Despite potential, shipments from Europe to Asia transiting the Northern Sea Route remain rare

By Atle Staalesen, The Independent Barents Observer - March 3, 2017

Russia is building new Arctic infrastructure and bases, and promotes the Arctic shipping route as an upcoming alternative to the Suez Canal. But there is still a long way to go before shipping companies start sending their cargo between Asia and Europe along Russia’s Arctic coast.

In 2016, only 19 ships transited the route, data from the Northern Sea Route Administration show. The ships carried a total of 214,513 tons. That is more than in 2015, but far less than in 2012, when transit shipment amounted to 1.35 million tons. In 2015, goods volumes shipped transit along the route was only 40,000 tons.

The figures presented by the Center for High North Logistics show that 11 of the ships sailed from west to east, and that seven of them carried a Russian flag. Twelve of the shipments were made without icebreaker assistance.

[Northern Sea Route icebreaker escorts are up by 100 percent]

Eight of the ships were general cargo carriers, two of which shipped coal from Vancouver, Canada, to Raahe in Finland. One of the carriers shipped oil products, and there were two reefers, one of which transported frozen fish from Kamchatka to St. Petersburg and the other frozen meat from Tromsø, Norway, to Osaka, Japan.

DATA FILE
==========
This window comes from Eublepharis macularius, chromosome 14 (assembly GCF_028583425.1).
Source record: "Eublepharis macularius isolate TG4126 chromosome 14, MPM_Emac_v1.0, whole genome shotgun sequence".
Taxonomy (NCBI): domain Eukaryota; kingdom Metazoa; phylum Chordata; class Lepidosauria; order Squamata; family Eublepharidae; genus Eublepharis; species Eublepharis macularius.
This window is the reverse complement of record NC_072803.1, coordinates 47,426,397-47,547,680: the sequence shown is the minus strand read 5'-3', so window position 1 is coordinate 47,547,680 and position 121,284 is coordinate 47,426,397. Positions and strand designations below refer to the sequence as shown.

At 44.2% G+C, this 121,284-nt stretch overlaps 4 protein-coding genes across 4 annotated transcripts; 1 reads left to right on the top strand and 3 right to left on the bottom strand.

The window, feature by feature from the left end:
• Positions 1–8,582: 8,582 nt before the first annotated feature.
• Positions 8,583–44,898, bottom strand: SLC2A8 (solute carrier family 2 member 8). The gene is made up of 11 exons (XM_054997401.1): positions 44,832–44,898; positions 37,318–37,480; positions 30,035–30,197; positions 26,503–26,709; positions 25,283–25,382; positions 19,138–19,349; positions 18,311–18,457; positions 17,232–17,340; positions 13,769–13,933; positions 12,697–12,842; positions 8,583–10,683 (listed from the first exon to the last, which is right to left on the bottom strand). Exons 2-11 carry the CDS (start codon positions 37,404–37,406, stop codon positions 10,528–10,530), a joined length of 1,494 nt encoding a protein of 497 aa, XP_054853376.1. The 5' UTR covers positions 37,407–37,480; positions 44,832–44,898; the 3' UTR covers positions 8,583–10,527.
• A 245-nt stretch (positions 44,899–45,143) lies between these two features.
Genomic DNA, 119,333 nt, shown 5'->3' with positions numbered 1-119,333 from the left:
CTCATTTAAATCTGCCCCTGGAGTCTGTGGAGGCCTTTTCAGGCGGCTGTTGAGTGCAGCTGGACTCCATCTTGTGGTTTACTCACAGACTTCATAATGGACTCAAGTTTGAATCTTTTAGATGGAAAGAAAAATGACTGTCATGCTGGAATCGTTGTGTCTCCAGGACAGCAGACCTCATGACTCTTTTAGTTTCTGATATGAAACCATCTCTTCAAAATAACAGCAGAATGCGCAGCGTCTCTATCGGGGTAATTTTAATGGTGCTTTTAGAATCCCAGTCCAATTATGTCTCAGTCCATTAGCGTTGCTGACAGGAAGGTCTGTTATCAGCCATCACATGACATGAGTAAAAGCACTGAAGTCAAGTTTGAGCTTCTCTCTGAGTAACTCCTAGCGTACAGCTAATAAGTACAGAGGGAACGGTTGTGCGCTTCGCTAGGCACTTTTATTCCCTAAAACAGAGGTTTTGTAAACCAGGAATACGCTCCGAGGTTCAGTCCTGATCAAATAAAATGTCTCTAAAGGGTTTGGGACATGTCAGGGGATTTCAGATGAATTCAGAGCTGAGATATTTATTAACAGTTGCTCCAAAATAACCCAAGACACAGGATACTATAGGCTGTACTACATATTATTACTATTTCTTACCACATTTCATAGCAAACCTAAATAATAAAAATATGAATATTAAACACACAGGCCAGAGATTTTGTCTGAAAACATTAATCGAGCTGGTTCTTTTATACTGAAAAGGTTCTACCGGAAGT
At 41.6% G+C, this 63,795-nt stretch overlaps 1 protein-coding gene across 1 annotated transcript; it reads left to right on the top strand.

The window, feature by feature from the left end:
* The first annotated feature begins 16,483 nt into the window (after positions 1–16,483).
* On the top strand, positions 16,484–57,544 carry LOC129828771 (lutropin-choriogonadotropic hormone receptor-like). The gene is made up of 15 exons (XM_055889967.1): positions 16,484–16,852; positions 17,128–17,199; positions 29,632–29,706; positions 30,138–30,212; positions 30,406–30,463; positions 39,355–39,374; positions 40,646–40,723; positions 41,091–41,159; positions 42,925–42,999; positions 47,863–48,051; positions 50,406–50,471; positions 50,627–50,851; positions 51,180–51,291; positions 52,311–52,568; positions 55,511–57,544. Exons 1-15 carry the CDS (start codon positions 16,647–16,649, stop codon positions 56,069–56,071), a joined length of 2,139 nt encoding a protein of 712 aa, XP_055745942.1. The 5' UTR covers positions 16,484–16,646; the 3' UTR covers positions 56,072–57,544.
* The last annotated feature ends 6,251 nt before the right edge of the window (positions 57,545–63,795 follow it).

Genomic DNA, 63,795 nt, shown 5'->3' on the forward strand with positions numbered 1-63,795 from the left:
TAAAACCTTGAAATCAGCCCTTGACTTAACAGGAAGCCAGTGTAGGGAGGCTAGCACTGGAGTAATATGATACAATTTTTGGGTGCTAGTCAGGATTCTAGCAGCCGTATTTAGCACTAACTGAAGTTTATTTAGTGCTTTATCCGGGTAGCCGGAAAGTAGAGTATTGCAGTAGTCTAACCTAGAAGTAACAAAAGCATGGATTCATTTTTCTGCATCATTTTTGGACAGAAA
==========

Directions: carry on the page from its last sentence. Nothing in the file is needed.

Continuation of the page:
There was one passenger ship, the Hanseatic, which in late August set out from Murmansk with course for Provideniya on Russia’s easternmost Arctic coast, with 126 passengers. The voyage lasted 14 days.

While trans-shipments between Europe and Asia remain limited, the Northern Sea Route in 2016 still saw a major hike.

A total of 7.265 million tons of goods was shipped to and from ports along the route, an increase of 35 percent from 2015. While about 3.1 million tons were delivered to regional ports, about 4.15 million tons were shipped out from the area, data from the Northern Sea Route Administration show.

Oil products accounted for 3.47 million tons, while coal made up 219,000 tons and gas condensate 114,000 tons. Dry cargo amounted to 3.4 million tons, Portnews reports.

The Northern Sea Route includes the waters between Novaya Zemlya and the Bering Strait. It is managed by the Northern Sea Route Administration in Moscow.